Non-communicable diseases will kill us in future

‘€œWorld Health Statistics 2008’€, a WHO publication, revealed that leading infectious diseases ‘€“ diarrhoea, HIV, tuberculosis, neonatal infections and malaria ‘€“ would become less important causes of death globally over the next 20 years.

 ‘€œWe are definitely seeing a trend towards fewer people dying of infectious diseases across the world,’€ said Dr Ties Boerma, Director of the WHO Department of Health Statistics and Informatics. ‘€œWe tend to associate developing countries with infectious diseases, such as HIV/AIDS, tuberculosis and malaria. But in more and more countries the chief causes of death are non-communicable diseases, such as heart disease and stroke.’€

The report highlights specific statistics or trends that reflect the state of the world’€™s health.

According to the report pregnancy and childbirth are still dangerous for most women. Millennium Development Goal 5, which aims to improve maternal health, is described as the most ‘€œoff track’€ of all health related MDG indicators.

In developed countries, nine mothers die for every 100 000 live births, while in developing countries the death rate is 450 and in sub-Saharan Africa it is 950. This means that 99 percent of the women who died in pregnancy and childbirth were from developing countries.

The WHO emphasised that the number of people living with HIV continued to rise, but that it was lower than previously estimated. Most of the infections with HIV and deaths due to the disease could be prevented if people everywhere had access to good services preventing and treating HIV infection, the report said. Currently, the number of people in the world who become infected every day (over 6 800) is greater than the number who die of the disease (around 6 000).

Sub-saharan Africa continues to be the region most affected by HIV/AIDS. Last year, one in three people in the world living with HIV lived in this region, a total of 22,5-million.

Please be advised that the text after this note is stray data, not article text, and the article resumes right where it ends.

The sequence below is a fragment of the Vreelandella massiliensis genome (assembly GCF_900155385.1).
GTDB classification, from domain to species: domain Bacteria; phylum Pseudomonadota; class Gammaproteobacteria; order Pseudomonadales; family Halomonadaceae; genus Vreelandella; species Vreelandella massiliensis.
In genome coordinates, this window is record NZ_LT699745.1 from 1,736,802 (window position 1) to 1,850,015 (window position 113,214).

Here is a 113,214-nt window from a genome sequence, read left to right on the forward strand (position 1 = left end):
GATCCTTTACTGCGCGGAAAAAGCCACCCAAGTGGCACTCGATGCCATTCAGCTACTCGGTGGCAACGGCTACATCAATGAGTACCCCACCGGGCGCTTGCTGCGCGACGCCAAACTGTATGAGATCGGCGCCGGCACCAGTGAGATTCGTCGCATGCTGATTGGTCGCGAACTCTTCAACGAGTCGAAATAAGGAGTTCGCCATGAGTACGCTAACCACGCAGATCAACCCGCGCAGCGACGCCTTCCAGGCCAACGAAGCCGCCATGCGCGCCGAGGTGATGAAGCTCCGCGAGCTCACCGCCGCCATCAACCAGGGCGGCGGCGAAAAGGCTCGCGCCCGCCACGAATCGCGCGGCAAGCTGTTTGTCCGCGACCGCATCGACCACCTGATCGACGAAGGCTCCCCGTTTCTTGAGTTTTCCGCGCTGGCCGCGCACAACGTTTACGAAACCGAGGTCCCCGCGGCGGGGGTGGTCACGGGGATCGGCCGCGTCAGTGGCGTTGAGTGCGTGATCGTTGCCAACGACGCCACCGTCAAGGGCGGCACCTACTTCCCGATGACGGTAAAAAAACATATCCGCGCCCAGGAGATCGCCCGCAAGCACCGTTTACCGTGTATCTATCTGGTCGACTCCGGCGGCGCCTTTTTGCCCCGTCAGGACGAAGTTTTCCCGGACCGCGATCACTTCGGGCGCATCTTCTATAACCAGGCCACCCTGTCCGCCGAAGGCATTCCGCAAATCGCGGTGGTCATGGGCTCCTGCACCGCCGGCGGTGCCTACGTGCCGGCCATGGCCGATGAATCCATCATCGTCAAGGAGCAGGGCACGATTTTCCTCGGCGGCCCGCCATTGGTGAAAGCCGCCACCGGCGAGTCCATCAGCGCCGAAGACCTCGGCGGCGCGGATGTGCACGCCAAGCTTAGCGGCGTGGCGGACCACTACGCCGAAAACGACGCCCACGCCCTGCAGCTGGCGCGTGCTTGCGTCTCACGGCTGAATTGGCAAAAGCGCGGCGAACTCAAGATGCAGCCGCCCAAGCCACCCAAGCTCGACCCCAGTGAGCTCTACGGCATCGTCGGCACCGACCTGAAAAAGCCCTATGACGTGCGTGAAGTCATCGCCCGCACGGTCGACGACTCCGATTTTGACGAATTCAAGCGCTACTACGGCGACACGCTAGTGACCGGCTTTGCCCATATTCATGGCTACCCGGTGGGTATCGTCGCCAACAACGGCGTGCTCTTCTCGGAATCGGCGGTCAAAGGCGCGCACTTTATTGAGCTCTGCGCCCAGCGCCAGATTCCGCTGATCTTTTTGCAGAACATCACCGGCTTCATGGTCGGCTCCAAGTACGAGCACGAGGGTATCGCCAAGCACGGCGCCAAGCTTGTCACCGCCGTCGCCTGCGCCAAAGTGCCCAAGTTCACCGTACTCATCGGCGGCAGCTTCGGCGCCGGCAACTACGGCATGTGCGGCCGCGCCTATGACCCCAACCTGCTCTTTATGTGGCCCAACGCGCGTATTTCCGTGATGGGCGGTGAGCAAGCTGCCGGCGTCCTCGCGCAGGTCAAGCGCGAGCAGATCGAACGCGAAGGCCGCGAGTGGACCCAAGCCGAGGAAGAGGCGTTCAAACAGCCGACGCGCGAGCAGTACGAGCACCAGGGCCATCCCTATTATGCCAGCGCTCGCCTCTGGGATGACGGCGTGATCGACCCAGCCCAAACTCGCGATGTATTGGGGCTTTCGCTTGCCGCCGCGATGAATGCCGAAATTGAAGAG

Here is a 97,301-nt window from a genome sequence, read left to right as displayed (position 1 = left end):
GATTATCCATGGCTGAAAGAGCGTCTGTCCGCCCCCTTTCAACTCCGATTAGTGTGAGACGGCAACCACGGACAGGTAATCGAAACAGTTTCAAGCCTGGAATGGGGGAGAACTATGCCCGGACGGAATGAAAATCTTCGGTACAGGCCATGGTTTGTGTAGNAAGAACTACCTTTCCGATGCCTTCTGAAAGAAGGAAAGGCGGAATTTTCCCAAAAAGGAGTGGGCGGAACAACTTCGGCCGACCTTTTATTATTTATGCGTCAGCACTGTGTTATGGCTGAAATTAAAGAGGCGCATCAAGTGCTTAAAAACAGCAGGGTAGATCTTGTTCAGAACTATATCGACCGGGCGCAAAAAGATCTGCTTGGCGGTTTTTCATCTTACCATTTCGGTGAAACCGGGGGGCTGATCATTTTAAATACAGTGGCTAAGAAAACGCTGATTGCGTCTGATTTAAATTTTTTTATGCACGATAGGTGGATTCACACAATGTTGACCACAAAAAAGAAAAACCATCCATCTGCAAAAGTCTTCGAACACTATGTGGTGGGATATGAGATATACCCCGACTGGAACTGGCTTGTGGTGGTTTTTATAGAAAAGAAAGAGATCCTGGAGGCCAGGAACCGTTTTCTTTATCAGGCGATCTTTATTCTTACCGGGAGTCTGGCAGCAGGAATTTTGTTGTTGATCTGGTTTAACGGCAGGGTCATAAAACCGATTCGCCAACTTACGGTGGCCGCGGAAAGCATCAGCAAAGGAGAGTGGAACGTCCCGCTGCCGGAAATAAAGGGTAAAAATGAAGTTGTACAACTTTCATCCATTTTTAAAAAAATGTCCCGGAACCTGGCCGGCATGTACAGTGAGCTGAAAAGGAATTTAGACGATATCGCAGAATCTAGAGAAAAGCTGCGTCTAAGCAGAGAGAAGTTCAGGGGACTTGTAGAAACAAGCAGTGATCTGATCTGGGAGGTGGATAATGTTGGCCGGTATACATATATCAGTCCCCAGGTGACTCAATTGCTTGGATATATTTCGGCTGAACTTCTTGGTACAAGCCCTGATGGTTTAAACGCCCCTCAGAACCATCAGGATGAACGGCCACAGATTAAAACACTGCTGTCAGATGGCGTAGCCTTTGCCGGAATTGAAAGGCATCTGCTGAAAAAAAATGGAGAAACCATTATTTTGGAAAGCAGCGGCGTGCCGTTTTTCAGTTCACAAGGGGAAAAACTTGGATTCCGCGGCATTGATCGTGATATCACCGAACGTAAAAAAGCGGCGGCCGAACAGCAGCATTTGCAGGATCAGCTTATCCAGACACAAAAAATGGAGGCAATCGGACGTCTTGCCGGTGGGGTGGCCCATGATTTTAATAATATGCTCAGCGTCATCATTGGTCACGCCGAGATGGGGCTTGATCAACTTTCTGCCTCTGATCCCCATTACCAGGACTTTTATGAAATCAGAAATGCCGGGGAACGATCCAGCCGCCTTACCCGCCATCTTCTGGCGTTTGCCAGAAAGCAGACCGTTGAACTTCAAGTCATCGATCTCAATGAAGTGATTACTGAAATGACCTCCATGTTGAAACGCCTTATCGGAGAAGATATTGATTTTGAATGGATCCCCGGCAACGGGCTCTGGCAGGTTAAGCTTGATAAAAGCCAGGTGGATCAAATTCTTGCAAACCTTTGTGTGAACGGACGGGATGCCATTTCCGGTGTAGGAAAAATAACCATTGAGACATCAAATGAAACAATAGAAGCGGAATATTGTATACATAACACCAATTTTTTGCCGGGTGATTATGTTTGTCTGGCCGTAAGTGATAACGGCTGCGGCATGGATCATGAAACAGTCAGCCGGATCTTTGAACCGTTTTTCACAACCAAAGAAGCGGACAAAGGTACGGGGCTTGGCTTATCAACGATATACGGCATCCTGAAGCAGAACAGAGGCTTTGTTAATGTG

Malaria continues to be endemic in the world’€™s poorest countries with a positive aspect the increase in the distribution of insecticide treated bed nets. In the majority of the 21 African countries, where 80 percent of the global burden occurs, the proportion of children sleeping under nets increased five to 10 times within five years.

The introduction of anti-malarial combined therapy, which includes bed nets for children under five, spraying of households, dispensing anti-malarial drugs for children under five with a fever and dispensing a prophylactic drug to pregnant women, saw a massive decrease in mortality.

Tobacco use remained the single largest cause of preventable death in the world today with tobacco killing a third to half of all those who use it. On average every user of tobacco loses 15 years of life and the total deaths attributed to tobacco use is projected to rise from 5,4-million in 2004 to 8,3-million in 2030, almost 10 percent of all deaths worldwide. More than 80 percent of these deaths will occur in developing countries. It is also estimated than efforts to control tobacco use reach only five percent of the world’€™s population.

The report identifies cancer as globally one of the top ten leading causes of death. It is estimated that 7,4-million people died of cancer in 2004 and if current trends continue 83,2-million more will have died by 2015.

Among women, breast cancer is the most common cause of cancer mortality, accounting for 16 percent of deaths in adult women. Breast cancer, along with cervical, colorectal and possibly oral cancers, is the only type for which early screening has been shown to reduce mortality from the disease.

The report also highlighted the fact that 100-million people are impoverished every year by paying out of pocket for health care. From the 89 countries surveyed an average of almost 3% of households experience financial catastrophe due to health care costs, corresponding to 150-million people worldwide.

‘€œWorld health statistics 2008’€ is based on data collected from WHO’s 193 Member States. ‘€“ Health-e News Service

 

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